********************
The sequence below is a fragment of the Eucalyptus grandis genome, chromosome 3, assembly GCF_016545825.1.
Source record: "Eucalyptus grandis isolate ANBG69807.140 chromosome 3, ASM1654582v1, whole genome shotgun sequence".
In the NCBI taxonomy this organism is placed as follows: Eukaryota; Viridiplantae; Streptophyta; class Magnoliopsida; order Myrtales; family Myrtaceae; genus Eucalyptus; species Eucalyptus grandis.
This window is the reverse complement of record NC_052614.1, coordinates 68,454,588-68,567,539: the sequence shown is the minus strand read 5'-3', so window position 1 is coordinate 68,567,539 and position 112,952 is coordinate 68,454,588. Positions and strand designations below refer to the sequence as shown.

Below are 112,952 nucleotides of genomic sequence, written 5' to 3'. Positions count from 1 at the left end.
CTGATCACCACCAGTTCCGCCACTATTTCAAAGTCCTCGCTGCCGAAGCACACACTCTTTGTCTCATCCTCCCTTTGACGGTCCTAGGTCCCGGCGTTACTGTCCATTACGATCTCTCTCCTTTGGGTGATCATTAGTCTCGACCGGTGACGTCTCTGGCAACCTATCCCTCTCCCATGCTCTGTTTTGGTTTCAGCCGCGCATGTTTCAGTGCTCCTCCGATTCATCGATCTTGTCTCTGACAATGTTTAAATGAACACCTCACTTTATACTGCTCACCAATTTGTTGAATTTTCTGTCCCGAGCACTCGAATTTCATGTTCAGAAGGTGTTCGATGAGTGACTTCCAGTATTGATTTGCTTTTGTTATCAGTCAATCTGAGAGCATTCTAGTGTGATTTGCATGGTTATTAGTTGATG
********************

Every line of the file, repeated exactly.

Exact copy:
The sequence below is a fragment of the Eucalyptus grandis genome, chromosome 3, assembly GCF_016545825.1.
Source record: "Eucalyptus grandis isolate ANBG69807.140 chromosome 3, ASM1654582v1, whole genome shotgun sequence".
In the NCBI taxonomy this organism is placed as follows: Eukaryota; Viridiplantae; Streptophyta; class Magnoliopsida; order Myrtales; family Myrtaceae; genus Eucalyptus; species Eucalyptus grandis.
This window is the reverse complement of record NC_052614.1, coordinates 68,454,588-68,567,539: the sequence shown is the minus strand read 5'-3', so window position 1 is coordinate 68,567,539 and position 112,952 is coordinate 68,454,588. Positions and strand designations below refer to the sequence as shown.

Below are 112,952 nucleotides of genomic sequence, written 5' to 3'. Positions count from 1 at the left end.
CTGATCACCACCAGTTCCGCCACTATTTCAAAGTCCTCGCTGCCGAAGCACACACTCTTTGTCTCATCCTCCCTTTGACGGTCCTAGGTCCCGGCGTTACTGTCCATTACGATCTCTCTCCTTTGGGTGATCATTAGTCTCGACCGGTGACGTCTCTGGCAACCTATCCCTCTCCCATGCTCTGTTTTGGTTTCAGCCGCGCATGTTTCAGTGCTCCTCCGATTCATCGATCTTGTCTCTGACAATGTTTAAATGAACACCTCACTTTATACTGCTCACCAATTTGTTGAATTTTCTGTCCCGAGCACTCGAATTTCATGTTCAGAAGGTGTTCGATGAGTGACTTCCAGTATTGATTTGCTTTTGTTATCAGTCAATCTGAGAGCATTCTAGTGTGATTTGCATGGTTATTAGTTGATG